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Premiere Global Uses Appcelerator To Speed Web App Development
The platform introduces Web Expression Language to give standard HTML elements on a Web page the ability to send and receive messages from an Internet server.
March 11, 2008
4 Min Read
Jeff Haynie is CEO of the Atlanta startup, Appcelerator, and he thinks the time has come for Web 2.0 applications to be built primarily with Web technologies, not add-ons to existing proprietary tools, such as Adobe Flex added to Flash or Silverlight added to Microsoft .Net.
As a result, his firm is offering Appcelerator Platform as a way "to take advantage of Ajax in next generation application architecture." He means Web applications organized as services. The firm made its platform open source code under the GPLv2 in October, after a year in development.
Co-founder and CEO Jeff Haynie; co-founder and CTO Nolan Wright
Marc Fleury, the former CEO of JBoss, joined Appcelerator's advisory board in December. He said Yahoo, Google, and Amazon have demonstrated what can be done with applications based on Web technologies. Enterprises "now want to leverage their investment in systems by offering rich Internet applications on top of their infrastructures." Appcelerator can help them do so, he said in a statement Dec. 12 as he joined the board.
The platform introduces Web Expression Language to give standard HTML elements on a Web page the ability to send and receive messages from an Internet server, which means interactions with end users can take place without waiting for a new page to appear. The messages are managed by a Client Message Broker, and developers can use Appcelerator's Rich Internet Widget Framework to add a special feature, such as a mapping capability, to a Web application.
Appcelerator wants to do for Web applications what Spring did for Java applications: give developers an environment in which they visually assemble an application instead of a language syntax in which to write it. An underlying framework supplies the plumbing to ease the connection to databases and backend systems and move the application into production.
An early customer, one of leading e-mail campaign management firms, Premiere Global Services, said it adopted the platform and uses it to "abstract away the differences" between competing front ends, such as .Net and Java. In addition, Appcelerator irons out the way Ajax tends to run differently in different browsers.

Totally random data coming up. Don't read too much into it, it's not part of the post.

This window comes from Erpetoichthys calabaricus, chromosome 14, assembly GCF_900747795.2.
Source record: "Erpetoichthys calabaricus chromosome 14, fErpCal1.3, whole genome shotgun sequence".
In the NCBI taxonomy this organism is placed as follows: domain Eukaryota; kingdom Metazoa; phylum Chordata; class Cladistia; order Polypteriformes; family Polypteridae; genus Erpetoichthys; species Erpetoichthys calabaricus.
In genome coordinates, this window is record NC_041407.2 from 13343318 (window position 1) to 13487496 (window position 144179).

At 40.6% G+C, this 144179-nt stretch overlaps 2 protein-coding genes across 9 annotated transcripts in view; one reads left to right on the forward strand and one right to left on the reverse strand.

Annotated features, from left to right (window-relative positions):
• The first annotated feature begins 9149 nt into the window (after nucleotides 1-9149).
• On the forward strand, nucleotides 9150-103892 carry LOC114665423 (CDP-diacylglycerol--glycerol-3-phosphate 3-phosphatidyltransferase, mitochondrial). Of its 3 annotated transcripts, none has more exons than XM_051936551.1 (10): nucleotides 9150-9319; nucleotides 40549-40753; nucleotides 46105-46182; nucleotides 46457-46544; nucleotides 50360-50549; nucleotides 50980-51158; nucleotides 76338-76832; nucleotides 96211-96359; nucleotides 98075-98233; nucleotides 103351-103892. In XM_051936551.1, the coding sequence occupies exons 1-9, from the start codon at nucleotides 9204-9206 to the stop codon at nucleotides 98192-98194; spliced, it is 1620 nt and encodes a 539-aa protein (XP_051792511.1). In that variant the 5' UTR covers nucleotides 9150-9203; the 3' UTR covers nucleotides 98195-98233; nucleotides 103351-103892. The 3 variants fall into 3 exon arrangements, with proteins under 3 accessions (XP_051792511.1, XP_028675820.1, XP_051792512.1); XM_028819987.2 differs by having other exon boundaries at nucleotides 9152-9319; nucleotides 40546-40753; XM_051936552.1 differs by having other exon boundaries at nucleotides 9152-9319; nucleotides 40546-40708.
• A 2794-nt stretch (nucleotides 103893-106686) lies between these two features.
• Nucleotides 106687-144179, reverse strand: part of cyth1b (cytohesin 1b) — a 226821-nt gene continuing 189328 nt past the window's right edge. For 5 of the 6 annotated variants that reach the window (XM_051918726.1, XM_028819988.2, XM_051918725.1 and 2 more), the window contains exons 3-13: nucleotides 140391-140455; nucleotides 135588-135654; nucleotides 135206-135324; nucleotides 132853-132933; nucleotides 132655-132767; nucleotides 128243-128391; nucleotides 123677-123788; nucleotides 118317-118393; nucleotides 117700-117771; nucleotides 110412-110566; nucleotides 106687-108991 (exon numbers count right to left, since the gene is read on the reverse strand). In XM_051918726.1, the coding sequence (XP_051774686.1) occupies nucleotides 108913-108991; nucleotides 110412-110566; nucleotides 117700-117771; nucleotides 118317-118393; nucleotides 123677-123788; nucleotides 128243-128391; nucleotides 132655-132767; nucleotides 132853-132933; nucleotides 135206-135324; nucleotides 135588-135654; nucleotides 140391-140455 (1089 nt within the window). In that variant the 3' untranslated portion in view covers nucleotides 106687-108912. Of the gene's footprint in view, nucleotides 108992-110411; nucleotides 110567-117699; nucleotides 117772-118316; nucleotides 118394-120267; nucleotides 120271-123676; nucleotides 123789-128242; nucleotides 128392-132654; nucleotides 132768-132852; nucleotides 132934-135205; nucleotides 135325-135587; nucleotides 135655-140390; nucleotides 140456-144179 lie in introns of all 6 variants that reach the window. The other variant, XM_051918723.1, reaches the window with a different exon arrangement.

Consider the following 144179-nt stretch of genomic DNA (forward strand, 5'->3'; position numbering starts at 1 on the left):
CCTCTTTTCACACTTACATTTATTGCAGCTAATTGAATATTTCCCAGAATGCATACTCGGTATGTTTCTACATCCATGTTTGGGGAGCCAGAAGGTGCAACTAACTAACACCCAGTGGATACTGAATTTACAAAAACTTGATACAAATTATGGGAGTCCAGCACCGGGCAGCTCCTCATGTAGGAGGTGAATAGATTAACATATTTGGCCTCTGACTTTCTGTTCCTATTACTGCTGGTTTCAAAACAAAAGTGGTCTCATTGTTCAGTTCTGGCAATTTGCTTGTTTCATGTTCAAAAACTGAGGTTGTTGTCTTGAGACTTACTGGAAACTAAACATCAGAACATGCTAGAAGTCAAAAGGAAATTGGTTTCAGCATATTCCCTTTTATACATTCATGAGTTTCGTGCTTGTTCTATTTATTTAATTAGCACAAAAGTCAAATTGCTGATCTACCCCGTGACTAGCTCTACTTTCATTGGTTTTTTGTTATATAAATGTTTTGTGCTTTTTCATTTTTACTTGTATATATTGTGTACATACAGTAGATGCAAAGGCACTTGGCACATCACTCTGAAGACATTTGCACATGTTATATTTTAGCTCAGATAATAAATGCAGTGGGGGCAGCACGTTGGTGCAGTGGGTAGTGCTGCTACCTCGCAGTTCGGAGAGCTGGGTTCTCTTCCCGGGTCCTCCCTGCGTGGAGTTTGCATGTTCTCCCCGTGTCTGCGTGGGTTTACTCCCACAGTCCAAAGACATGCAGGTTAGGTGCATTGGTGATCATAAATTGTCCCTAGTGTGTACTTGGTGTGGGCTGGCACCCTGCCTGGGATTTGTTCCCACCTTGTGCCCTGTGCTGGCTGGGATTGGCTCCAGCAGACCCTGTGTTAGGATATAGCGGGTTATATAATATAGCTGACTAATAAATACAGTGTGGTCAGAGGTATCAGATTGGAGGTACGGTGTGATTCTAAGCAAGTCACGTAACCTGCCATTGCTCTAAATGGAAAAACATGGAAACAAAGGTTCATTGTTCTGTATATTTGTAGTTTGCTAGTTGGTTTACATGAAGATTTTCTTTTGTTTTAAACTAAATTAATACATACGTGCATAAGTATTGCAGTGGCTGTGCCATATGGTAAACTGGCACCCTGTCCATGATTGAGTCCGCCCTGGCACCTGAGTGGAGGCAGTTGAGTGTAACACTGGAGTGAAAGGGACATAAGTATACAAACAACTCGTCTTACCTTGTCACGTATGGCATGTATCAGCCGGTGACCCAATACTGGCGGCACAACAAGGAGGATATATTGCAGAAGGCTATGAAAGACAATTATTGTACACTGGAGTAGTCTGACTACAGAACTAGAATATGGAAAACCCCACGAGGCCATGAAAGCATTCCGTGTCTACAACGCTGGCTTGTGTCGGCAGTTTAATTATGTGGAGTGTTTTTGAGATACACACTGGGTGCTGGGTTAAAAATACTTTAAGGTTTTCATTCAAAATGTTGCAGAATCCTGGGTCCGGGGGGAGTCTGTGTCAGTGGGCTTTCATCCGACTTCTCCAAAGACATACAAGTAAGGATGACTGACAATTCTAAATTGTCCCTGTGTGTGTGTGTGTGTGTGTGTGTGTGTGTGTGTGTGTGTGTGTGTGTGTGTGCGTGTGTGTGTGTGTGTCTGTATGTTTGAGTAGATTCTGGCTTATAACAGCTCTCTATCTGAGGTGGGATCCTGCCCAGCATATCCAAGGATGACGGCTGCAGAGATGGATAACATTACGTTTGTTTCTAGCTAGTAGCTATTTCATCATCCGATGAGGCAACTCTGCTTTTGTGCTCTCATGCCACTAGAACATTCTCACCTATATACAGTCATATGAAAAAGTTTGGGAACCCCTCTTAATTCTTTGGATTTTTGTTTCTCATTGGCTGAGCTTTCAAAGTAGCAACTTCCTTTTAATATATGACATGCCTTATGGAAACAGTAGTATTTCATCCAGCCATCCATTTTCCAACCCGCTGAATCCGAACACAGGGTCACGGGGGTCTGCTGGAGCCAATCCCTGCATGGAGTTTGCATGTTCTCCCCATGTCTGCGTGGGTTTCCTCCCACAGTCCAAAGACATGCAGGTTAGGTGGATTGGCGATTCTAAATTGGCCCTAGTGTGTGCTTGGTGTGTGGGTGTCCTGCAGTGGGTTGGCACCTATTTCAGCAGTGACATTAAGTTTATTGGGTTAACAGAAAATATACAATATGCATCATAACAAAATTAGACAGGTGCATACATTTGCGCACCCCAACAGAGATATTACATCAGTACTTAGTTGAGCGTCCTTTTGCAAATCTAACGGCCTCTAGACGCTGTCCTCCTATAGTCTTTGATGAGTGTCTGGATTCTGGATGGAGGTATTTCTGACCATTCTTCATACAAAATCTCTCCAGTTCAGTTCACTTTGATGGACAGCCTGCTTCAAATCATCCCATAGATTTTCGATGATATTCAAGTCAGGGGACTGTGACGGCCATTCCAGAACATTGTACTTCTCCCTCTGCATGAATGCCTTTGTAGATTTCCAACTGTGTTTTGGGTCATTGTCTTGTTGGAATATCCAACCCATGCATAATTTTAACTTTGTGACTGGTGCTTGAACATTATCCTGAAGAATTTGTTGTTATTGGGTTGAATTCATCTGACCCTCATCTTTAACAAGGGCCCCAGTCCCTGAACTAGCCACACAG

What's more important, the platform tends to do away with "the interminable requirements analysis process that produces a dry 50-page document." Instead, developers to move straight to building a use case, an example of how functionality in the sought after application will be presented to users. The prospective customers test-drive the use case and offer feedback on whether it was what they had in mind.
"We can go from concept bullet points to interactive use cases quickly to show to stakeholders," said Mike Dickerson, senior VP and general manager of e-marketing solutions. Developers offer mock services for the use case or application prototype, then when users are satisfied with the application, connect it to actual backend systems.
Dickerson said the approach has enabled Premiere Global to speed up new services for its 47,000 customers, which include many Fortune 500 companies, from its previous benchmark of two years to six months for a "soft launch" and 90 days after that for a production system. "It shortened the time massively and gave us a visual, truly interactive way to build applications," Dickerson said.
Premiere Global offers, in addition to e-mail marketing campaigns, various Web conferencing and communication services. Seeing how fast new Web services can be built for enterprises, Dickerson said the Appcelerator experience "is transformational for our company." He is thinking in terms of services that were too time-constrained or changed too frequently to be considered in the past, such as giving pharmaceutical suppliers an e-mail system with which to notify customers how frequently to take their prescriptions or notify airline customers of special combination services.
Dickerson said he wasn't entirely comfortable betting new services on a two-year old startup, but once it made the platform open source code, he was less worried. "If something untoward happened to the company, we'd still have control over our destiny," he said.
His engineering staff is working "flat out" on new services and can't spend time contribution to the Appcelerator open source project, but Dickerson said he monitors where it's headed and Premiere programmers frequently offer feedback on features and functions. That feedback helped establish how the product was behaving across browsers, he said in an interview.
The firm has 200 programmers in R&D. Five developers are trained in Appcelerator, with another 15 able to use it in connection with their primary duties.
Haynie said his firm's platform can work with existing systems written in Java, .Net, Ruby, Perl, PHP and Python. The platform's design, with its built in messaging, is meant to follow a services-oriented architecture in developing Web applications, he said in an interview.
About the Author(s)
Editor at Large, Cloud
Charles Babcock is an editor-at-large for InformationWeek and author of Management Strategies for the Cloud Revolution, a McGraw-Hill book. He is the former editor-in-chief of Digital News, former software editor of Computerworld and former technology editor of Interactive Week. He is a graduate of Syracuse University where he obtained a bachelor's degree in journalism. He joined the publication in 2003.
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